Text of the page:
I’ve just booked my tickets for the Theoretical Archaeology Group conference in Birmingham this December. I’ve never been to an academic conference before, well not one that I was really interested in. I don’t have s scooby doo what papers are being presented aside from Kenny Brophy is co-presenting a paper on Psychogeography and archaeology. Which is a lot of the reason I’m wanting to go. Which is pretty lame as he’s one of my lecturers so I could just ask him about the paper! 😀
I’m really interested in the application of psychogeography to archaeology and especially the technique of the dérive to help us understand and interpret the landscape in which archaeology occurs. Psychogeography, and especially the dérive, is focused on interpreting an urban geography and its effect on humans. Archaeology, of the kind that floats my boat anyway, occurs mostly in a rural location. For this reason we need to develop a rural psychogeography.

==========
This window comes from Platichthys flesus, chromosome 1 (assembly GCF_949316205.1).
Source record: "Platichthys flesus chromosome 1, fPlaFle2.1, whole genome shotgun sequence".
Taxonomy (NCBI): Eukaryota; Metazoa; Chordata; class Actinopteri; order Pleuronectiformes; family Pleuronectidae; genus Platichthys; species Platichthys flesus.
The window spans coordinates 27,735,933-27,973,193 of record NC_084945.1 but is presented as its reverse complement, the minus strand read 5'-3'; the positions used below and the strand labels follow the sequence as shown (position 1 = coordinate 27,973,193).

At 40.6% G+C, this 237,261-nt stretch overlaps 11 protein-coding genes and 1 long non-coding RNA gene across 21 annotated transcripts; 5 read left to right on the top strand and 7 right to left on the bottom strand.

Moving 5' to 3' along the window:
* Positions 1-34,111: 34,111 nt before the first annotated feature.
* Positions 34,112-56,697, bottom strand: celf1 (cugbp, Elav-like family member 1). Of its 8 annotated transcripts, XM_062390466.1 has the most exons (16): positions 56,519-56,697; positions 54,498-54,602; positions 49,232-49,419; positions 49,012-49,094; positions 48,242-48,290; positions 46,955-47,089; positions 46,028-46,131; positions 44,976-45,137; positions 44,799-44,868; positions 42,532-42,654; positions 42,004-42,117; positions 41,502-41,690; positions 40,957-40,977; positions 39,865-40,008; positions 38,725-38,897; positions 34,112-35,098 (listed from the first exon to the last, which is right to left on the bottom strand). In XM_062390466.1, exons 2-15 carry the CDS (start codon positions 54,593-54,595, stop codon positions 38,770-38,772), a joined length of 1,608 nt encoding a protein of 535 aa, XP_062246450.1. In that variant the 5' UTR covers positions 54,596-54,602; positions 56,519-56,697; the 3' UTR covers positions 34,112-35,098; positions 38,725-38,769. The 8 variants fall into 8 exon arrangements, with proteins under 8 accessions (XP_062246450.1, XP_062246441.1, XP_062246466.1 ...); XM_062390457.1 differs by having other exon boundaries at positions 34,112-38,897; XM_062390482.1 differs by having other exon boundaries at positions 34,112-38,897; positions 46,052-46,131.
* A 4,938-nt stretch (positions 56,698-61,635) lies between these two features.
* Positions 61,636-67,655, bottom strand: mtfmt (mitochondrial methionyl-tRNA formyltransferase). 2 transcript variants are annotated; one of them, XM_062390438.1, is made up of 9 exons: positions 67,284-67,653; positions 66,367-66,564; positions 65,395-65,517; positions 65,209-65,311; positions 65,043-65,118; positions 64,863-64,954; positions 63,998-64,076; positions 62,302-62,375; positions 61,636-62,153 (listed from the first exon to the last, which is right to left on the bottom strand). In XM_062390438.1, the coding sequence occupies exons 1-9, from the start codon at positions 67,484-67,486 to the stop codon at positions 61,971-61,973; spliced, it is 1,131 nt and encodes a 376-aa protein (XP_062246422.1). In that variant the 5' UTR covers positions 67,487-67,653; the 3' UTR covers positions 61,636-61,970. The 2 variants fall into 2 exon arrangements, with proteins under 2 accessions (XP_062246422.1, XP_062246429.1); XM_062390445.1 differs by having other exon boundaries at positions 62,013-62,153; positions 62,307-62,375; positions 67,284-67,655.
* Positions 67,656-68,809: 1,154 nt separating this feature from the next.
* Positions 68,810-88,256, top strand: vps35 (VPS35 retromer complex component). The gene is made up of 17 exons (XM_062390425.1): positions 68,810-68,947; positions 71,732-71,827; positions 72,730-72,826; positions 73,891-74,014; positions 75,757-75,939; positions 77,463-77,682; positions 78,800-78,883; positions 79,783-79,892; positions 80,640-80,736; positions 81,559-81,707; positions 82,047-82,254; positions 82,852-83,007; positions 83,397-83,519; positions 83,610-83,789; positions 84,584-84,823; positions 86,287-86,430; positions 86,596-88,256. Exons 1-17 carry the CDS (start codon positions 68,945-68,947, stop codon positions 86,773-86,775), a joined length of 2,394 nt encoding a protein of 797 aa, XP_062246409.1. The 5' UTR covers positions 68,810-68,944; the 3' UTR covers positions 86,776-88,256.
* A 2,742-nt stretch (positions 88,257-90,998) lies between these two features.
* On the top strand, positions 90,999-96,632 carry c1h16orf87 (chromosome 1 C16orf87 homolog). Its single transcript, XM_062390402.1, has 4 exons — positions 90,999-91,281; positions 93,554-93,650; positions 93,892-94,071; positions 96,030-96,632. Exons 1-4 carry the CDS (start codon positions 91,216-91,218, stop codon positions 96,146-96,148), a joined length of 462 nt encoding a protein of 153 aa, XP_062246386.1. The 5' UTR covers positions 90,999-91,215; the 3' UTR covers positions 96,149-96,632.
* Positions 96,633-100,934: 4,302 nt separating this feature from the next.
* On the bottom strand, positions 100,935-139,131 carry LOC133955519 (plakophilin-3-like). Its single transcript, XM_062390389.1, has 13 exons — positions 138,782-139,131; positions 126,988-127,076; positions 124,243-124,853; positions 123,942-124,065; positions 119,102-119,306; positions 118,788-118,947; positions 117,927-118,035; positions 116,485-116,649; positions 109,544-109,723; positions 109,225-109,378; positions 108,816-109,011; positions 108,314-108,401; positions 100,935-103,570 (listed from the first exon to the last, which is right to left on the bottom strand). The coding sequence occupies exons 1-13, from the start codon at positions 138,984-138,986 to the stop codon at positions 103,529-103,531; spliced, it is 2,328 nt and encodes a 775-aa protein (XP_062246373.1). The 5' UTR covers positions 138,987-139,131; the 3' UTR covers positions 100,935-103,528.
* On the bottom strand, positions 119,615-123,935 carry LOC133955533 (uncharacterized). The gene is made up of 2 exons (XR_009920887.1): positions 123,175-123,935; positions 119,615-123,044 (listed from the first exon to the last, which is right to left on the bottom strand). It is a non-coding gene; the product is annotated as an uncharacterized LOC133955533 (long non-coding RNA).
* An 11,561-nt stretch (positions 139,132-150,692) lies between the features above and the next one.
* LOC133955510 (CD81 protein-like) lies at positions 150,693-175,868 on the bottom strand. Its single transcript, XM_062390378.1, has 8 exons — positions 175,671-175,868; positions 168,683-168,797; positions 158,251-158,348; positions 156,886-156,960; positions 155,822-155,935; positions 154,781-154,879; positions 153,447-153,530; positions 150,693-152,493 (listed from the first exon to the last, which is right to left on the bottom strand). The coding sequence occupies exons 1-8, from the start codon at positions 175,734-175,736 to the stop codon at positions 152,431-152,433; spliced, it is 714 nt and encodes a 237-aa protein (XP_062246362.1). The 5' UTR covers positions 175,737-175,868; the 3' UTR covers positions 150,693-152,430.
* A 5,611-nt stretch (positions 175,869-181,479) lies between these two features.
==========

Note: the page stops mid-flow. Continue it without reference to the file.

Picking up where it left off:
As well as shifting the focus of psychogeography to a rural setting we need to explore methods of walking through time.The majority of the archaeological features that have, at one point, littered the British landscape are now little more than occasionally appearing marks in crops or subtle humps and bumps in the landscape. The archaeologist as flâneur therefore has to simultaneously locate these features and extrapolate how they may have appeared in their original setting.
As important as using these techniques for interpretation of the landscape as was it is important that archaeologists acknowledge that the vitality of the landscape, and archaeological features within it, exists in the here and now. There is no ‘authentic’ way to experience archaeology as, for example, Chris Tilley would like to believe unless we are experiencing it as it is now and as a living, breathing facet of humanity itself.
Damn that’s waffling. What the hell. Publish and be damned!